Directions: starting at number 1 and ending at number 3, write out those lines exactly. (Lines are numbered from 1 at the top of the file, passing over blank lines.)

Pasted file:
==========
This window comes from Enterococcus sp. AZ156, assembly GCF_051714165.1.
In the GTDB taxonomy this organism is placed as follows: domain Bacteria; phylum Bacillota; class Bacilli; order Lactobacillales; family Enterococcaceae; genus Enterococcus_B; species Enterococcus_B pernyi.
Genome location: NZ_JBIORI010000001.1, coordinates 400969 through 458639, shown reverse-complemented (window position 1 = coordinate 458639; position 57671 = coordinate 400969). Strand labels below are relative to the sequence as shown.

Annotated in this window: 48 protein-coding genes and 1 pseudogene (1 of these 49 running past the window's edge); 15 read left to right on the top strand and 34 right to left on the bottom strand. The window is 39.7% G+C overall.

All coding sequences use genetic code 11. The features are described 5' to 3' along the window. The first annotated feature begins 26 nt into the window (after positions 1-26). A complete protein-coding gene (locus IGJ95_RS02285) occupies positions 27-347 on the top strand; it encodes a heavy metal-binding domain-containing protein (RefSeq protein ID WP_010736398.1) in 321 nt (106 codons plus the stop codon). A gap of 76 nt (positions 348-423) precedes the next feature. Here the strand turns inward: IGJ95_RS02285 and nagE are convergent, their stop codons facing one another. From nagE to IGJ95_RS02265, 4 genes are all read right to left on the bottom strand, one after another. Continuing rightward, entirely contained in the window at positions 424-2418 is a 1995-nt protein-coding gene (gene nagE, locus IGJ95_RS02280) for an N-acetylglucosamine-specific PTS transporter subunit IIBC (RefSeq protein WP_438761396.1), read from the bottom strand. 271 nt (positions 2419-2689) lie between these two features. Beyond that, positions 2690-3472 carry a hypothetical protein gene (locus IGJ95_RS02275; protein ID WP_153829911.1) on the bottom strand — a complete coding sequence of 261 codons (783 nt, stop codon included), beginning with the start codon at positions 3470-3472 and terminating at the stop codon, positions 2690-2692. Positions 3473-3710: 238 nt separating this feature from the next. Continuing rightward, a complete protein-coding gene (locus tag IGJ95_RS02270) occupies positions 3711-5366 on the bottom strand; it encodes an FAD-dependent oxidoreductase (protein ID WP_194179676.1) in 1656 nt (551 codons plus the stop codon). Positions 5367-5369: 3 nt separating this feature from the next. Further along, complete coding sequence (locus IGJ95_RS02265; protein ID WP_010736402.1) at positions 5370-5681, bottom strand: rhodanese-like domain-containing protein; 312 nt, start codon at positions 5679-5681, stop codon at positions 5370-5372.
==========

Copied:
This window comes from Enterococcus sp. AZ156, assembly GCF_051714165.1.
In the GTDB taxonomy this organism is placed as follows: domain Bacteria; phylum Bacillota; class Bacilli; order Lactobacillales; family Enterococcaceae; genus Enterococcus_B; species Enterococcus_B pernyi.
Genome location: NZ_JBIORI010000001.1, coordinates 400969 through 458639, shown reverse-complemented (window position 1 = coordinate 458639; position 57671 = coordinate 400969). Strand labels below are relative to the sequence as shown.